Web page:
SOFTWARE ENGINEERING GmbH and SEGUS Inc.
-Product Development-

Vagedesstrasse 19
40479 Dusseldorf/Germany
Tel. +49 (0)211 96149-675
Fax +49 (0)211 96149-32
Email: [login to unmask email]<mailto:[login to unmask email]>
Web http://www.seg.de http://www.seg.de
Link zur Datenschutzerklärung https://www.seg.de/corporate/rechtliche-hinweise/datenschutz

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Amtsgericht Düsseldorf, HRB 37894
Geschäftsführung: Gerhard Schubert, Ulf Heinrich

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Michael Hannan

RE: Interesting Aha Idea to vote for (Db2 for z/OS)
(in response to Roy Boxwell)

In Reply to Roy Boxwell:

I think we all know the pain of changing a DBD during dynamic SQL workload.
In the past this was not soooo important as dynamic SQL was “special” but
nowadays it is the de facto standard and so simply DROPing a dead table that
happens to be in the same database as your central, most used, table is a
real pain point. I have seen a very nice idea:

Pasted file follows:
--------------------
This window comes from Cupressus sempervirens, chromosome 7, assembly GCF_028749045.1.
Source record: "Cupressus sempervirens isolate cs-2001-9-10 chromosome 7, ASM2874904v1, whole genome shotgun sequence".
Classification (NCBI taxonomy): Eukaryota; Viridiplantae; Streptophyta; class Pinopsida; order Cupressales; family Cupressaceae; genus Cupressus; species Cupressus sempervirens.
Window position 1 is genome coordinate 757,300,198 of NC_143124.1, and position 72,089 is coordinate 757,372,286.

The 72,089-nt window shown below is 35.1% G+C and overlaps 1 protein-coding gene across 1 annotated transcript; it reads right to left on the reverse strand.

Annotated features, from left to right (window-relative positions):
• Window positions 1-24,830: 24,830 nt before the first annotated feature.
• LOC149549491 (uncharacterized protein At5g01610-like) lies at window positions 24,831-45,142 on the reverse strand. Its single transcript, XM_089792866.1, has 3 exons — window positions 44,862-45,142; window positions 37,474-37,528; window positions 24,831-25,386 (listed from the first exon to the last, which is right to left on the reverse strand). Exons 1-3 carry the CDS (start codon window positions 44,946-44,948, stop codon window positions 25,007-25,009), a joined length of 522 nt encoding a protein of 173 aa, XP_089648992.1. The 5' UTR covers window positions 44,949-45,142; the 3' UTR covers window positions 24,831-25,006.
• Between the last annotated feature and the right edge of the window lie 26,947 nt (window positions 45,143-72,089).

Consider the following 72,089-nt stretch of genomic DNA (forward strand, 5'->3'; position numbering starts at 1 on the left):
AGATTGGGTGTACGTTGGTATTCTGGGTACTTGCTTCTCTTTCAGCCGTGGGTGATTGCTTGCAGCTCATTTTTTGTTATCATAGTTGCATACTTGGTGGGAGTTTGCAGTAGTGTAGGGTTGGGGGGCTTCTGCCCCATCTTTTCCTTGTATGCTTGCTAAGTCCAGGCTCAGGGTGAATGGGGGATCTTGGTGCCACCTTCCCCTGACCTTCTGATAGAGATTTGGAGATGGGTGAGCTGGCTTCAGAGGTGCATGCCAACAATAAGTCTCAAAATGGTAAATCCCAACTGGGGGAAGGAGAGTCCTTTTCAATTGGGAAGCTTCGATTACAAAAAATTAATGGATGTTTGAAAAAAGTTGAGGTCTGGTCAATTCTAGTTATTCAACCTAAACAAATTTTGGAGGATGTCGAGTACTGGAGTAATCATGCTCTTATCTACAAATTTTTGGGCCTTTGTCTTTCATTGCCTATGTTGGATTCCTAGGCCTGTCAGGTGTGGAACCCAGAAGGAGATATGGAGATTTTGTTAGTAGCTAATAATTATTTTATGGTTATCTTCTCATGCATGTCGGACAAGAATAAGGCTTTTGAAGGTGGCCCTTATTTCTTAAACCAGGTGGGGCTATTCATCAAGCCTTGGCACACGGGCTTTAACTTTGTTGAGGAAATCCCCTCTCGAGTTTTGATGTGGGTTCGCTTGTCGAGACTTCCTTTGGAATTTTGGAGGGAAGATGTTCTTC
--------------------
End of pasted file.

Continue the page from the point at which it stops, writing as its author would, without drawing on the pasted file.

https://ibm-data-and-ai.ideas.aha.io/ideas/DB24ZOS-I-1076

That raises the desire to somehow change the way the DBD is locked and
updated in cases like a DROP of a table. I can see this as an extension of
Phase In Rebind. Why not slide the DBD change out gradually?

Whaddya all think???

Roy,

No, not sure I fully understand the problem. In some earlier version of DB2, maybe as early as V5 I recall Jim Teng presenting on improved concurrency (maybe not relevant for this one - unsure), anyway at some point share locking on DBD  by Dynamic if using Cache was alleviated.

Quoting the DB2 V9 Redbook on Resource Serialisation:

"DBD locks
Without statement caching, dynamic DML SQL statements acquire an S-lock on the database descriptor (DBD), when the statement is prepared. This prevents DDL from executing in the database that has been referenced by the dynamic DML statement. The lock is held until the thread reaches a commit point.
When using global statement caching (CACHEDYN=YES), no DBD lock is acquired for short prepares (retrieving a statement from the cache) or for full prepares (inserts into the cache) for SELECT, INSERT, UPDATE, MERGE, or DELETE statements, provided statement caching has not been prohibited for another reason. Those other reasons include the use of the REOPT(ALWAYS) bind option, or if DDL was performed by the application process in the same unit of work. TRUNCATE and EXCHANGE both take a DBD lock."